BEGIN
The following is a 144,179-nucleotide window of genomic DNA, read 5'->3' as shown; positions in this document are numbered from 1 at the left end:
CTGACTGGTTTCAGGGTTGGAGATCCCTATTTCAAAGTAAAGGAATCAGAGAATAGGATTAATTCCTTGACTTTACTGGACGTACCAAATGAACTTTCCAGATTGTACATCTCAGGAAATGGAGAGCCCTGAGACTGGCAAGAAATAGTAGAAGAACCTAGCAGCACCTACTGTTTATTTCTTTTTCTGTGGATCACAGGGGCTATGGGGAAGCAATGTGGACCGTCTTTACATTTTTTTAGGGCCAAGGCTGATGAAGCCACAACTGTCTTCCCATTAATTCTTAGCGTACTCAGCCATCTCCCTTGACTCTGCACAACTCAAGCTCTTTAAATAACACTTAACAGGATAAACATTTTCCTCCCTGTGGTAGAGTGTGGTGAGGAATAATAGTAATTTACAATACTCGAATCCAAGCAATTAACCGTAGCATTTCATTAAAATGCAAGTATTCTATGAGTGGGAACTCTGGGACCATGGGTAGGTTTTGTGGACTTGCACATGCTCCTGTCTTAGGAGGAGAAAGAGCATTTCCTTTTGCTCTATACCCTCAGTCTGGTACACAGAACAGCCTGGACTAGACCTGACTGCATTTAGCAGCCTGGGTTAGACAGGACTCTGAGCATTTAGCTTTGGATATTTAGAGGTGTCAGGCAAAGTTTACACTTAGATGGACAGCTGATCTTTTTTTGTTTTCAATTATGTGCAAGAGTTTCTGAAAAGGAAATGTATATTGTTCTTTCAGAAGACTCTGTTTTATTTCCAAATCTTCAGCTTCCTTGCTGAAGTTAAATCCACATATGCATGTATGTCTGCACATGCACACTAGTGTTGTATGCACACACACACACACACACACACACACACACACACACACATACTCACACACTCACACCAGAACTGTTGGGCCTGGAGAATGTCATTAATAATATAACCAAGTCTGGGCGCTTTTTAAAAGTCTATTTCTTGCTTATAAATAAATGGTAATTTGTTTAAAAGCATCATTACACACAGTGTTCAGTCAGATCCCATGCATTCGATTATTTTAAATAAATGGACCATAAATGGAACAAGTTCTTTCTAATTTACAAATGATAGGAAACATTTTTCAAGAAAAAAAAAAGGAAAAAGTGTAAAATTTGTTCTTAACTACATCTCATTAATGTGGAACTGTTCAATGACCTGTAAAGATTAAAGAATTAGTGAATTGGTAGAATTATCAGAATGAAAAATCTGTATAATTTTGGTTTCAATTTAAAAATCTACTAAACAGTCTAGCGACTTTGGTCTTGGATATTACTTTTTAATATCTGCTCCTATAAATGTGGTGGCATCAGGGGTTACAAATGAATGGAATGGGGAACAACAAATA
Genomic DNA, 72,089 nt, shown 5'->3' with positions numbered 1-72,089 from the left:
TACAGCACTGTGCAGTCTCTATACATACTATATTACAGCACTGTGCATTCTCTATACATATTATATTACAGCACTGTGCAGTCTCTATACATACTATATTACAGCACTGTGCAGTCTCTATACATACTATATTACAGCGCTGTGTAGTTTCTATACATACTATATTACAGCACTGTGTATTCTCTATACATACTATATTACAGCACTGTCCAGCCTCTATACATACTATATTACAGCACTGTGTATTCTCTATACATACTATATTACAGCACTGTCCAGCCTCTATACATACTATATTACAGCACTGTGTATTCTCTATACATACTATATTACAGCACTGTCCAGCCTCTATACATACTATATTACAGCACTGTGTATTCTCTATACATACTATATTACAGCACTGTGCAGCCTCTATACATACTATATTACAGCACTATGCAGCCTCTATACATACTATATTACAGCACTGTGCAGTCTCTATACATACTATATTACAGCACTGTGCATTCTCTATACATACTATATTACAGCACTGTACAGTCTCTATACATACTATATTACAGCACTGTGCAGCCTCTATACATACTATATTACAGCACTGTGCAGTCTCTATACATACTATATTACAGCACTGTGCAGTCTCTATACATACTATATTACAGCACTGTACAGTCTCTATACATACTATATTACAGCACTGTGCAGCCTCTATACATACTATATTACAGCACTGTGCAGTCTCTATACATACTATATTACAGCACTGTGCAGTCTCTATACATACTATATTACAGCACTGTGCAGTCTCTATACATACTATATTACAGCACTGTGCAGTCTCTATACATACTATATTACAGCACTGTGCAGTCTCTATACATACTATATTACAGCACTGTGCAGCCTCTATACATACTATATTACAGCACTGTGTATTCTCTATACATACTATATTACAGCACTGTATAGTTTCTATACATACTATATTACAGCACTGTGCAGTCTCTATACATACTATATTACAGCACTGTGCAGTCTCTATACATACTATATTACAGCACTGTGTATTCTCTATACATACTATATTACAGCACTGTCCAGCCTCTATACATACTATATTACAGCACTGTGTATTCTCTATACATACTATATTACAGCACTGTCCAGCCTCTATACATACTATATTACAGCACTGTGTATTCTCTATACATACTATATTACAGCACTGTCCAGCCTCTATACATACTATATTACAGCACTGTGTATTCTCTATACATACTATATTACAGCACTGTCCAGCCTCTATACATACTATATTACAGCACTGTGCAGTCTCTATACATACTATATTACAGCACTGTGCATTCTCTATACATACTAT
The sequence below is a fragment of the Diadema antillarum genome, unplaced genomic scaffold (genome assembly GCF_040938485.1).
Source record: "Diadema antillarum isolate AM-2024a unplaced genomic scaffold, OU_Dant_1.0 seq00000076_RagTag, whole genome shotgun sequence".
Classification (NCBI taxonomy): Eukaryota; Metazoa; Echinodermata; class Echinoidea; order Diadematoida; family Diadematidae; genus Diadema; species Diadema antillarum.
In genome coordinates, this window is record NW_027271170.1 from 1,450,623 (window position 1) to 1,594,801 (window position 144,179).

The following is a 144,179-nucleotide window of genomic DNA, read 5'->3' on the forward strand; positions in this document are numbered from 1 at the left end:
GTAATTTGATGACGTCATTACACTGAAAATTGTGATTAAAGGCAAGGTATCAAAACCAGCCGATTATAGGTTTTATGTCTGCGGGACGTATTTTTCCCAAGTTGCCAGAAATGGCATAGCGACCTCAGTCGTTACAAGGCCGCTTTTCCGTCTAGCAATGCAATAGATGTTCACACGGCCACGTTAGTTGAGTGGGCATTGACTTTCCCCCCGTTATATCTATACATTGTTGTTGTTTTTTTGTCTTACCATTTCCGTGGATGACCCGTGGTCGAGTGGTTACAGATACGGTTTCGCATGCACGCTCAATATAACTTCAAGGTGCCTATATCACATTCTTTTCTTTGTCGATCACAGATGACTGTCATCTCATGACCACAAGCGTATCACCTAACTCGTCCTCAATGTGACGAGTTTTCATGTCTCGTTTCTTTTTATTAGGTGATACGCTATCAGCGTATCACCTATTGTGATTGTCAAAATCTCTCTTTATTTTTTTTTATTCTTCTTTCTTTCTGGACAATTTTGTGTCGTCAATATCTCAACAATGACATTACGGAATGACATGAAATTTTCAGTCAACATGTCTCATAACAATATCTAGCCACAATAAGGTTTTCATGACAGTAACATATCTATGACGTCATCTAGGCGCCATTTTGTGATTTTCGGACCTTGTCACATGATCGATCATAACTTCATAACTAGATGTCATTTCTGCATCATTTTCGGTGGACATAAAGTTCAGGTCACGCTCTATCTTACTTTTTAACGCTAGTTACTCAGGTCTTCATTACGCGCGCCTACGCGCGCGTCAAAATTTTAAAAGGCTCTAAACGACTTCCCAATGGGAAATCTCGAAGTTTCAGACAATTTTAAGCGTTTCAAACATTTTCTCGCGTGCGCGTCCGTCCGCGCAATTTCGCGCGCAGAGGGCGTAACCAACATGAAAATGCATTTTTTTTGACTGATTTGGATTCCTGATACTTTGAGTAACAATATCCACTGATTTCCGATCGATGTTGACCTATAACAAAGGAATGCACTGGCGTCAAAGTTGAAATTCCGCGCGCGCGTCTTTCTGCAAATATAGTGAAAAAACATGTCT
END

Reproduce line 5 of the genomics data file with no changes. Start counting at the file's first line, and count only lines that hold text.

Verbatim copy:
The sequence below is a fragment of the Diadema antillarum genome, unplaced genomic scaffold (genome assembly GCF_040938485.1).